Set in the fictional college town of Darwin, Perfect Reader is the debut novel from Maggie Pouncey. When Flora Dempsey discovers a manuscript written by her late father, she must reckon with what the manuscript reveals about his life and what it means to her future. In our interview with Maggie, she tells us how much of her own background went in to creating Darwin and defines the “perfect reader.”
Q: Describe the idea of the “perfect reader.” Why did you choose this as the novel’s title?
A: This is a notion you sometimes hear, from both writers and scholars—I’ve heard Martin Amis described as Saul Bellow’s perfect reader, for instance. It’s the notion that there is someone in the world who can and will read a book exactly as the author hoped it would be read. It’s a recognition fantasy, the fantasy of being truly seen and known, and there’s something fascinating, and moving, and troubling about these fantasies of recognition we all travel around with, as a kind of antidote to aloneness. So for me, it was a way into the question of how well we can know another person. In Flora’s case, she becomes her father’s literary executor, where the job description as she sees it is to be, essentially, the perfect reader, and so the question becomes how well can—and really, should—a child know a parent.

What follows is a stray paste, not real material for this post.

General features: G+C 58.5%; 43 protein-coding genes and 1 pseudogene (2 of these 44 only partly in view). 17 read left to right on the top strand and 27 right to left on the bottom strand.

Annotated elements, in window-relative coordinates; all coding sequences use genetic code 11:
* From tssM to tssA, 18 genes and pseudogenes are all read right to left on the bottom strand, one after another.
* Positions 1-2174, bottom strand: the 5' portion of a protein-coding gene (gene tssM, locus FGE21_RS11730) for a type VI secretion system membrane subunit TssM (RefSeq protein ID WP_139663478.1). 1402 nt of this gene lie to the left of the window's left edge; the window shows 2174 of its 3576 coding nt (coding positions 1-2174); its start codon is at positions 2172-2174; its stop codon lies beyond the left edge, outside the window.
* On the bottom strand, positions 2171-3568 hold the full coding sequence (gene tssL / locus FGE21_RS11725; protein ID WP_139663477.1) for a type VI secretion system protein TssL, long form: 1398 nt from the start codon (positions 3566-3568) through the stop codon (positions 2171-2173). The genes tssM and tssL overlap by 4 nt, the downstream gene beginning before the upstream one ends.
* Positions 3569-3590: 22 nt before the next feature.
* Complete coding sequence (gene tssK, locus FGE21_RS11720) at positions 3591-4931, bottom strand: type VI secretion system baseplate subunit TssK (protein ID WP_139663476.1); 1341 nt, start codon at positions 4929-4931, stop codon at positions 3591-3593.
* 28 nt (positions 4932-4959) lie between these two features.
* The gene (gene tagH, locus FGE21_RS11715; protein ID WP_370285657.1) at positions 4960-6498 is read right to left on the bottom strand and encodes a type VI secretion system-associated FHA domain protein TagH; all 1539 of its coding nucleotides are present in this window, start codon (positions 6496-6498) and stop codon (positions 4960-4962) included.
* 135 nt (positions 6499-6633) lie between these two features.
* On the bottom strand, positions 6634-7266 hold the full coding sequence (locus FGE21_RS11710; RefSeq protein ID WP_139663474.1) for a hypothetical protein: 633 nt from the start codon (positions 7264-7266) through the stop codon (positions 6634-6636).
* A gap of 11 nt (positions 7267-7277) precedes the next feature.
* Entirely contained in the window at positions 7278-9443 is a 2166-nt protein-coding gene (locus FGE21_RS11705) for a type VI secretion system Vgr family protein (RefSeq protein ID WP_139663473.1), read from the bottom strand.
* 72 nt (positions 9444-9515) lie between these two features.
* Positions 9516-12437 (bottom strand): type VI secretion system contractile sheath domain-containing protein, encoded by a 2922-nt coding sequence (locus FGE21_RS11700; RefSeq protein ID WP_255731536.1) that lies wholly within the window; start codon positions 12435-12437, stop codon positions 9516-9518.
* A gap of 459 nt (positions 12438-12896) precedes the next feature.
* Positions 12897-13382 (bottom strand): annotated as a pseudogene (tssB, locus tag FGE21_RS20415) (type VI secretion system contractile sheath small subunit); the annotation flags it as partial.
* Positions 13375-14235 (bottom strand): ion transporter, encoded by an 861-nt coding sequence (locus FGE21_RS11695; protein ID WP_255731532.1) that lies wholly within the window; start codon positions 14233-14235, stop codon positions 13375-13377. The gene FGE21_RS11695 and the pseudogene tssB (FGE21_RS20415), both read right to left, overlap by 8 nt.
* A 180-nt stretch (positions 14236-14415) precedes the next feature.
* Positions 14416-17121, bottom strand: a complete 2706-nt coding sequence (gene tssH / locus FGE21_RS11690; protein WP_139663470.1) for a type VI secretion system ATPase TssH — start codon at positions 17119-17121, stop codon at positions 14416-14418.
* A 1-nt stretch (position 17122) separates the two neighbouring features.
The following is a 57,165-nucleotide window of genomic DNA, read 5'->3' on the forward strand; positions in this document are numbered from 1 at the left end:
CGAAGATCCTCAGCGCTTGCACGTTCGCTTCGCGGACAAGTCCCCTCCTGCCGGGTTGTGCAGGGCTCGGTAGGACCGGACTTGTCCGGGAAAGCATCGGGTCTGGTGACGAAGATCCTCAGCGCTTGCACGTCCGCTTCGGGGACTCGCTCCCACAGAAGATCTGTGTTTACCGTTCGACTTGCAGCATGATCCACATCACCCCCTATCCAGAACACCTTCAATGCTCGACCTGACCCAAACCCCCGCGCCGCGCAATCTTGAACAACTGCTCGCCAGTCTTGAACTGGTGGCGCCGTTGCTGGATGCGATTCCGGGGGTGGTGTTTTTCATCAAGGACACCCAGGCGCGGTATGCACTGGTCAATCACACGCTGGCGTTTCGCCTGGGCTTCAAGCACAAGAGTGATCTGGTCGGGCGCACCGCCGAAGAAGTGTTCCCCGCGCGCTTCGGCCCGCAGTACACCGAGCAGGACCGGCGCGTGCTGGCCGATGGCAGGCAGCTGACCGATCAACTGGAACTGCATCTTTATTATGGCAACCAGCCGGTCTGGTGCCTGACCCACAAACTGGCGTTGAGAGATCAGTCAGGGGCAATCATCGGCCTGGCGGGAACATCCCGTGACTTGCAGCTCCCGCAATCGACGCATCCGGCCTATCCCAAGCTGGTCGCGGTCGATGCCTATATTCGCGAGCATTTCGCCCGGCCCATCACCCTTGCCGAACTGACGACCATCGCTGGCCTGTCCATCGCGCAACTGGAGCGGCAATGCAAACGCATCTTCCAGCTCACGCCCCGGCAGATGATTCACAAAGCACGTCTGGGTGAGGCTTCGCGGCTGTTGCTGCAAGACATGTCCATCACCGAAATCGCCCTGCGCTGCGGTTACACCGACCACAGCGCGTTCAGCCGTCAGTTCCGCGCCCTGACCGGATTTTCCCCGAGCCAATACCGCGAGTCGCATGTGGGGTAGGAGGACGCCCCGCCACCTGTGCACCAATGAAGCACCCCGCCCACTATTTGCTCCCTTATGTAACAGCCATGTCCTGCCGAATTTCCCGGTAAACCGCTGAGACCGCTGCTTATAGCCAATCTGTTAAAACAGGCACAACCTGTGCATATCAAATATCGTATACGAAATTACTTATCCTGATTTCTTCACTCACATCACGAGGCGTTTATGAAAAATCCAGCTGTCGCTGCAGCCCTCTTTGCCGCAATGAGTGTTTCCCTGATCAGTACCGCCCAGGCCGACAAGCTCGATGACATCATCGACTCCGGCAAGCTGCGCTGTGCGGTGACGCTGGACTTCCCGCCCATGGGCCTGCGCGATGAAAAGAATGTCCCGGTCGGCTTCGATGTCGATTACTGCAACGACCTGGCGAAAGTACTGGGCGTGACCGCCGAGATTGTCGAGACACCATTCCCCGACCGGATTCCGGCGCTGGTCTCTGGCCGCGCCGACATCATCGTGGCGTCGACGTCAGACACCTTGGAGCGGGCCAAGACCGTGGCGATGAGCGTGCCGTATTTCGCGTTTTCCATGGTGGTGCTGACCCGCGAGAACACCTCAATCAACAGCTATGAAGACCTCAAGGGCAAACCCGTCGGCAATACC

Q: You grew up on a few different college campuses, the daughter of a professor and later a college president. How did the environment surrounding your childhood affect your writing of this fictional town of Darwin and of the world of academia?
A: I started writing stories set in the town of Darwin in high school, maybe fifteen years ago now. Darwin is at once everywhere and nowhere I’ve lived. The college campus is a place I know intimately, in my bones. I’m certainly not an academic, but I grew up watching and listening to academics, and I was always struck by their particular breed of humor, and disappointment. My upbringing caused me to draw a possibly false correlation between intelligence and depression; I wanted to understand why these impossibly smart people who seemed to have an ideal professional life, one that allowed for great leisure and great probing conversation and thought, seemed so dissatisfied. Anyway, I’ve been trying to sort it out ever since. It’s an obsession I’m hoping writing this novel has cured me of. Enough Darwin! as Flora herself might say.